Post Tagged with: "Economy"

Will Brexit’s trigger, now set for 29 March, mean recession?

Will Brexit’s trigger, now set for 29 March, mean recession?

British Prime Minister Theresa May will trigger her country’s exit from the EU on 29 March, a spokesperson for the Prime Minister has confirmed. Afterwards, the clock will be ticking, as the UK will have two years to wind up any negotiations for exit before the country’s membership ends on 29 March 2019 after 46 years. The biggest questions are what this means for the UK economy, the EU economy and whether it is a precedent others will want to follow. Some thoughts below

Read more ›
How jobless claims tick up before a recession hits

How jobless claims tick up before a recession hits

I am going to start commenting on the weekly jobless claims figure more actively because I like it as a real-time indicator. For me, it is the best real-time data point we have on how the employment picture intersects with consumption demand and GDP because it is released every week.

Read more ›
Tomorrow’s jobs number would have to terrible to prevent a Fed hike

Tomorrow’s jobs number would have to terrible to prevent a Fed hike

Tomorrow, the BLS will release the February jobs numbers for the US economy. This is the last piece of major US economic data before the Fed meets next week to decide on US monetary policy. All indications are that the number will be good. The ADP employment report released yesterday showed 298,000 private sector jobs added to the economy, the best showing in some 11 years. And January’s report showed non-farm payrolls rising by 227,000.

Read more ›

Great risk to Turkey as relations with Germany sour

Turkey is in the middle of a major political row with Germany. In the wake of the attempted coup d’tat last year, Turkish President Erdogan wants to change its constitution to give the President more power. And because the likely vote will be close and so many Turks live in Germany and the Netherlands, Erdogan’s allies want to campaign in those countries.

Read more ›
Jobless claims are at their lowest level in 44 years

Jobless claims are at their lowest level in 44 years

It’s not the actual level of jobless claims that matters. It’s the change from one year to the next, due to the income shock associated with job losses.

Read more ›
Personal income data shows the US economy on track

Personal income data shows the US economy on track

Yesterday’s release of the Personal Income and Outlays data showed personal income increasing 0.4% in January, ahead of expectations. The numbers demonstrate that the US economy continues to expand at a solid if unspectacular pace. The decline in personal consumption growth is the challenge for continued growth in the US economy with the Fed set to hike rates.

Read more ›
ISM Manufacturing Index at 57.7

ISM Manufacturing Index at 57.7

The ISM manufacturing index showed the US manufacturing sector expanding at a faster rate, with the index hitting 57.7% in February. Importantly, the three major subindices – new orders, production and employment – all showed robust expansion.

Read more ›

This is the biggest takeaway from the US GDP report

The GDP report today showed middling growth of an annualized 1.9% in the US in the last quarter of 2016. That’s not gangbusters, but it’s not bad either. The thing to look at is consumption, because that shows the consumer chugging along. While this revision showed the overall level of GDP growth unchanged, the consumption number was revised way up to 3.0%.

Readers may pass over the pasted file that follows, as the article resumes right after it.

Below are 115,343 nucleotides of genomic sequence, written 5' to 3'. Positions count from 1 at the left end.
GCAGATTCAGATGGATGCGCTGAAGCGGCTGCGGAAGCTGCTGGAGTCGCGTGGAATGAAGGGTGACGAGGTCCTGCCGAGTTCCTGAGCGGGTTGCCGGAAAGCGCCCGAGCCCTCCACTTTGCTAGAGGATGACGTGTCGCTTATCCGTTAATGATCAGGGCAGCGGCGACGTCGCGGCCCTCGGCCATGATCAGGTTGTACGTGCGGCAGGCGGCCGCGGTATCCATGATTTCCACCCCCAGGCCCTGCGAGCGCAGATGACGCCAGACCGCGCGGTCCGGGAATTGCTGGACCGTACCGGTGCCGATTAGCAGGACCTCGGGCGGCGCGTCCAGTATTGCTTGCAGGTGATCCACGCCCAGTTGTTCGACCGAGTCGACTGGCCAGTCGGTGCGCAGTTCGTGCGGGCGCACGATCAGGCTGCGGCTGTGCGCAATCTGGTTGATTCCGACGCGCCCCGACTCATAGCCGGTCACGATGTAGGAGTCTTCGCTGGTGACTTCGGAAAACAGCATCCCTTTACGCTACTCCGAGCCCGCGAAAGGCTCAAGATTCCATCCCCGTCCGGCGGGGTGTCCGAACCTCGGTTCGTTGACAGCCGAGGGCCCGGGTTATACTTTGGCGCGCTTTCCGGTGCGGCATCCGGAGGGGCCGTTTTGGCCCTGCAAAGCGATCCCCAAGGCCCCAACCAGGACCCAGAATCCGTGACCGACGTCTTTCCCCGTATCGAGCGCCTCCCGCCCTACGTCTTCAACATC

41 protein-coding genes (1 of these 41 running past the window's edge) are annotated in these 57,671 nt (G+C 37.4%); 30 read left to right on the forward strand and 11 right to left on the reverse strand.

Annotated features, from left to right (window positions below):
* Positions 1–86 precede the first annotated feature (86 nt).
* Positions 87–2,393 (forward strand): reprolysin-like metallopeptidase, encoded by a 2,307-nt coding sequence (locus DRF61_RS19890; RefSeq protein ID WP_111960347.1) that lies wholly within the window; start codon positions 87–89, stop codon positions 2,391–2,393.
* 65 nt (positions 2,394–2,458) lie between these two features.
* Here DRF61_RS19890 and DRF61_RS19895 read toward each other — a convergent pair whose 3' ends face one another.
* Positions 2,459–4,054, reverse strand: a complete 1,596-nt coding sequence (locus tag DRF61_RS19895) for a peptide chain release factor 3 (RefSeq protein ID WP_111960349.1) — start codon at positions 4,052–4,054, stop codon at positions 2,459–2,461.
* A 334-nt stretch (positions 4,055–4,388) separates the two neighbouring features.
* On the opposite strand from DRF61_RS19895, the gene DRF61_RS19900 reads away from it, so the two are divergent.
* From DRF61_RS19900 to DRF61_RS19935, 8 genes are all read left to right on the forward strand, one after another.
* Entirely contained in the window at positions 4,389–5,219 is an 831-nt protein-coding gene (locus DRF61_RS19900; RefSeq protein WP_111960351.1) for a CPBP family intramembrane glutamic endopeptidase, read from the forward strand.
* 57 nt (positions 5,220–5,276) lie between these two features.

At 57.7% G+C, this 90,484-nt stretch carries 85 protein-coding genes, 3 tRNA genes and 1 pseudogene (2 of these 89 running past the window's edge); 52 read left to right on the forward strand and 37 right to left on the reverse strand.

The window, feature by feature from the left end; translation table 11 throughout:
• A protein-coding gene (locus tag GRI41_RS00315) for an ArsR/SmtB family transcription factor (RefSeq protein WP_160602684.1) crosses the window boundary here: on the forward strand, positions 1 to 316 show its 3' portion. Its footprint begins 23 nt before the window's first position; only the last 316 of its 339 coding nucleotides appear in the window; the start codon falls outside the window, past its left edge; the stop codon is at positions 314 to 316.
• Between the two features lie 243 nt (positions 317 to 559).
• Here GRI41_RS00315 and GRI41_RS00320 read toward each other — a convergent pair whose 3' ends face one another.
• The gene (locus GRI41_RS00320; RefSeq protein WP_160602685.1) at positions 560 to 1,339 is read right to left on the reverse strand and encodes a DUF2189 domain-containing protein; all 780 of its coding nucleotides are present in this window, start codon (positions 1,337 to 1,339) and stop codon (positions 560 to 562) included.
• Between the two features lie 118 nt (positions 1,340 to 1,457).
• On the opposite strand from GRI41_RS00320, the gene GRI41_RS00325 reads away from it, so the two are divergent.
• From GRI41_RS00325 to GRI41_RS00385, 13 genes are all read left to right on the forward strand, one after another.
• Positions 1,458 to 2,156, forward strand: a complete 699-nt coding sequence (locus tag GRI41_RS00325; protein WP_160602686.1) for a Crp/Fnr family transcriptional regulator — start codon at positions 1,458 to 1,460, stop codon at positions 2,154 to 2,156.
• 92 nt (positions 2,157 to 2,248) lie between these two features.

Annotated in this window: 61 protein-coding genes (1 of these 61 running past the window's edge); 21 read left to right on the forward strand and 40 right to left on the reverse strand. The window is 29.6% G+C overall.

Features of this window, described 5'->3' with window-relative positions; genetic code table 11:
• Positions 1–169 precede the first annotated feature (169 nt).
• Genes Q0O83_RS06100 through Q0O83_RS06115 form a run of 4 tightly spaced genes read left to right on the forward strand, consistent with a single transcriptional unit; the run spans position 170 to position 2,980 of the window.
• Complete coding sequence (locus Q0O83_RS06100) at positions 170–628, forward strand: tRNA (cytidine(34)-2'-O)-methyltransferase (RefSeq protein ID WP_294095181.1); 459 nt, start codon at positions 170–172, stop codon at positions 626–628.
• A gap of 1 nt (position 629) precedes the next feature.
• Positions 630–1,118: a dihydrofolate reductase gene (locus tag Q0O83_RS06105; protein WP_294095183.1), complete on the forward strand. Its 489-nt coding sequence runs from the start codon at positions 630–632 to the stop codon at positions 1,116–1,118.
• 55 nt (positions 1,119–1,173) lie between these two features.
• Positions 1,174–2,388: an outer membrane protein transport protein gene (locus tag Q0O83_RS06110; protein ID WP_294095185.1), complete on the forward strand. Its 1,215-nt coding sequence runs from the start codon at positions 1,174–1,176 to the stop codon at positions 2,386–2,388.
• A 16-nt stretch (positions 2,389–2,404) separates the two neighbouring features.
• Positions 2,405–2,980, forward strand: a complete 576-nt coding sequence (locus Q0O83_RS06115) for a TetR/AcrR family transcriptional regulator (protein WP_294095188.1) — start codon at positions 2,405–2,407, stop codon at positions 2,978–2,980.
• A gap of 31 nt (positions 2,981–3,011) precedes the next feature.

Read more ›

Is Trump just a conventional politician who uses over-the-top bluster?

Forget about the executive orders and Trump press conferences. This is all for show – reality TV, if you will. Concentrate instead on what actually happens, what policies are actually implemented and what impact this is going to have on the economy.

Read more ›
Some incomplete comments on the current US economic environment

Some incomplete comments on the current US economic environment

This is going to be a quick hit post to get some thoughts down on paper because a few threads are coalescing for me that I want to give some coherence to. The essence of the threads revolves around the tension at the Fed between normalizing policy and the ability of the economy to withstand it. My view has been upbeat about the US economy – and that’s been without a trace of recession worry for the last several months. But there are some negative factors coming together that give me pause. And it begins with housing.

Read more ›
Republican presidential candidate Donald Trump speaks to supporters as he takes the stage for a campaign event in Dallas, Monday, Sept. 14, 2015. (AP Photo/LM Otero)

If Donald Trump remains a cultural warrior, he will fail

Early on in President Trump’s new administration, too much of his energy is being placed on divisive ‘cultural’ issues and not enough attention is being paid to economic policies. To the degree Trump has turned to the economy, much of his policy has been focused on issues that will not yield long-term economic benefits but contain considerable risk, like trade with Mexico and China. And so, while Donald Trump is only a few weeks into his presidency, I think we can begin to take stock of what his presidency will mean for the US economy.

Read more ›
The Trump Rally is over

The Trump Rally is over

A lot of people are saying the rally in shares since early November that took the Dow over 20,000 is exhausted. That may be the case. However, short of a 1987-style crash, we’re going to have see a recession before shares retreat dramatically from present levels. And the data don’t support the thesis that a recession is coming anytime soon. Instead, we are now seeing a re-acceleration of growth from a mid-cycle slowdown. And that is supportive of shares.

Read more ›